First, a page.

Have your say: Reality check on standoff at Caledonia housing site

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By Robert MacBain

Before surrendering to the Cayuga detachment of the OPP on May 19, 2021, Skyler Williams, spokesperson for protesters blocking construction at a housing site in Caledonia since July 19, 2020, said: “Our people should not be expected to have to put our lives and freedoms on the line to defend what is rightfully ours.”

Mr. Williams recently claimed that the Six Nations (Iroquois) people have lived in the Grand River area “for the last 10,000 years”; have a special connection with the McKen- zie Meadows site in Caledonia because “our bodies are made of this clay”; and they are “bringing life to this clay like our ancestors before us.”

The misnamed “Land Defenders” who are building houses and planting gardens at McKenzie Meadows – despite court injunctions ordering them off the property – say they are “reclaiming” the land for future generations. They also claim that the developer was building on “stolen land.”

However, the land they are “reclaiming” is, in fact, part of the ancestral territory of the Neutral (Attawandaron) people who occupied the Grand River area at the time of European contact. The only theft of that land occurred in the mid-1600s when the Six Na- tions (Iroquois) expelled the Neutrals from the Grand River area.





At the time of European contact, the much-feared Six Nations (Iroquois) were living on their ancestral lands in upstate New York. When they ran out of beaver furs to trade in the mid-1600s, they moved north armed with guns they got from the Dutch and English and removed the Neutrals from the Grand River area. After expelling the Neu- trals – as they did the Petuns and Hurons – they used the Grand River area for hunting and trapping until Ojibways from the north shore of Lake Huron moved south in the late 1600s and forced them back to New York.

That’s why it was from the Mississaugas (Ojibways) that Governor General Frederick Haldimand purchased 384,451 hectares on both sides of the Grand River in 1784 for the Six Nations people who lost their ancestral lands by supporting the British in the Ameri- can Revolutionary War. They didn’t settle in the Grand River area until 1785 – 177 years after the founding of Quebec City.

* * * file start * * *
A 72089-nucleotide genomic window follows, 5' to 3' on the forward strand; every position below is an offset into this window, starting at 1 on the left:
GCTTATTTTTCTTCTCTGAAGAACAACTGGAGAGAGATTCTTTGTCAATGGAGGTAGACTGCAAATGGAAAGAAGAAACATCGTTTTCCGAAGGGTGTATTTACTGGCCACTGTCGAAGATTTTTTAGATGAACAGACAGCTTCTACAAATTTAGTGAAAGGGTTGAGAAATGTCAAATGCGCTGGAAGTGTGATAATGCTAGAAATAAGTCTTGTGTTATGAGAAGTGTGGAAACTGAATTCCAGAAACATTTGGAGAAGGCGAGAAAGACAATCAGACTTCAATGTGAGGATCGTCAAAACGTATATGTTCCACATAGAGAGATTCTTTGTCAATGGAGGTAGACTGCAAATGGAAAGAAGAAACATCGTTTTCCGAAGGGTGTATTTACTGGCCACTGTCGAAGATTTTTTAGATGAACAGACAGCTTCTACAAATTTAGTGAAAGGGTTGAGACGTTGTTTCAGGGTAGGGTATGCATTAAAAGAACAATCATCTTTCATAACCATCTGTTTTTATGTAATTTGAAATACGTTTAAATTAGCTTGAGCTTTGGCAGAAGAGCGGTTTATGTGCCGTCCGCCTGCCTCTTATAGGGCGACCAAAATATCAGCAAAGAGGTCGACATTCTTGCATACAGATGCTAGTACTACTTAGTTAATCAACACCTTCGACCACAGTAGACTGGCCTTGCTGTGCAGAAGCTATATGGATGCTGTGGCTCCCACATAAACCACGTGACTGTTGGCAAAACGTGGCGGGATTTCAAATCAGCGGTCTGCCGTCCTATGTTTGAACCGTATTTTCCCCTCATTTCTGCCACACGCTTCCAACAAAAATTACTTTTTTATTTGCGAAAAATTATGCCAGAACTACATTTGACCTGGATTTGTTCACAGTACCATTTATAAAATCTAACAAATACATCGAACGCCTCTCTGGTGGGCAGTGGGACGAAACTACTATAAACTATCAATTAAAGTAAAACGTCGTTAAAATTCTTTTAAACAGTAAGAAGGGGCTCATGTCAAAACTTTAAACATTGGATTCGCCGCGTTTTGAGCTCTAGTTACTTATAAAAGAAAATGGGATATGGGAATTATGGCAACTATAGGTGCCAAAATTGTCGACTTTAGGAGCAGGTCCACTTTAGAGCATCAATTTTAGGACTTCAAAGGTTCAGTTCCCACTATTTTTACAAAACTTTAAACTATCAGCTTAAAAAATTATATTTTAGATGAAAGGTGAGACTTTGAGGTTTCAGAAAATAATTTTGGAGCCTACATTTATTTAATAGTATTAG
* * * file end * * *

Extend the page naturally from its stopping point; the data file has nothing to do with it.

It’s worth noting that the Haldimand Proclamation is not a treaty. The only person who signed it was Governor General Haldi- mand – who retained the right to change or revoke it at will. The hereditary chiefs were not involved. The lands in the Haldimand TractweregrantedattherequestofMohawk Captain Joseph Brant, an officer in the Brit- ish Army.

It has been widely reported that the Six Nations people now occupy only about 5% of the 384,451 hectares purchased for them in 1784. However, Captain Joseph Brant dis- posed of more than 141,000 hectares under authority of the hereditary chiefs. Other lands were illegally sold to white settlers by individ- ual members of Six Nations.

Because of this vast transfer of lands and the hereditary chiefs’ inability to pre- vent further encroachments, the Six Nations people agreed to consolidate their holdings within the borders of the current reserve in 1844. There were as many white settlers in the area as there were Six Nations people.

The hereditary chiefs surrendered the rest of the Haldimand Tract and agreed that the lands outside the current reserve would be sold by the Crown.

The claim the Elected Council of Six Nations of the Grand River filed against the federal and provincial governments in 1995 does not dispute the fact that lands outside the current reserve were surrendered in 1844. The claim is solely about the proceeds from the sales.

That’s why the Elected Council confirmed that the developer of the McKenzie Meadows housing project had no legal obligation to enter into an accommodation agreement with them and hand over $352,000 in cash and 17 hectares on Indian Line Road.

Bottom line. There is no legal or moral justification for the “Land Defenders” to be blocking construction at the McKenzie Meadows housing site.

Robert MacBain was a senior reporter at the Toronto Star and Globe and Mail and spent 28 years as a public relations con- sultant. His book on the Mohawk protests/ blockades at Caledonia and Tyendinaga, the Indian residential schools, and other Indigenous issues will be released in May, 2022. His website is RobertMacBainBooks.ca.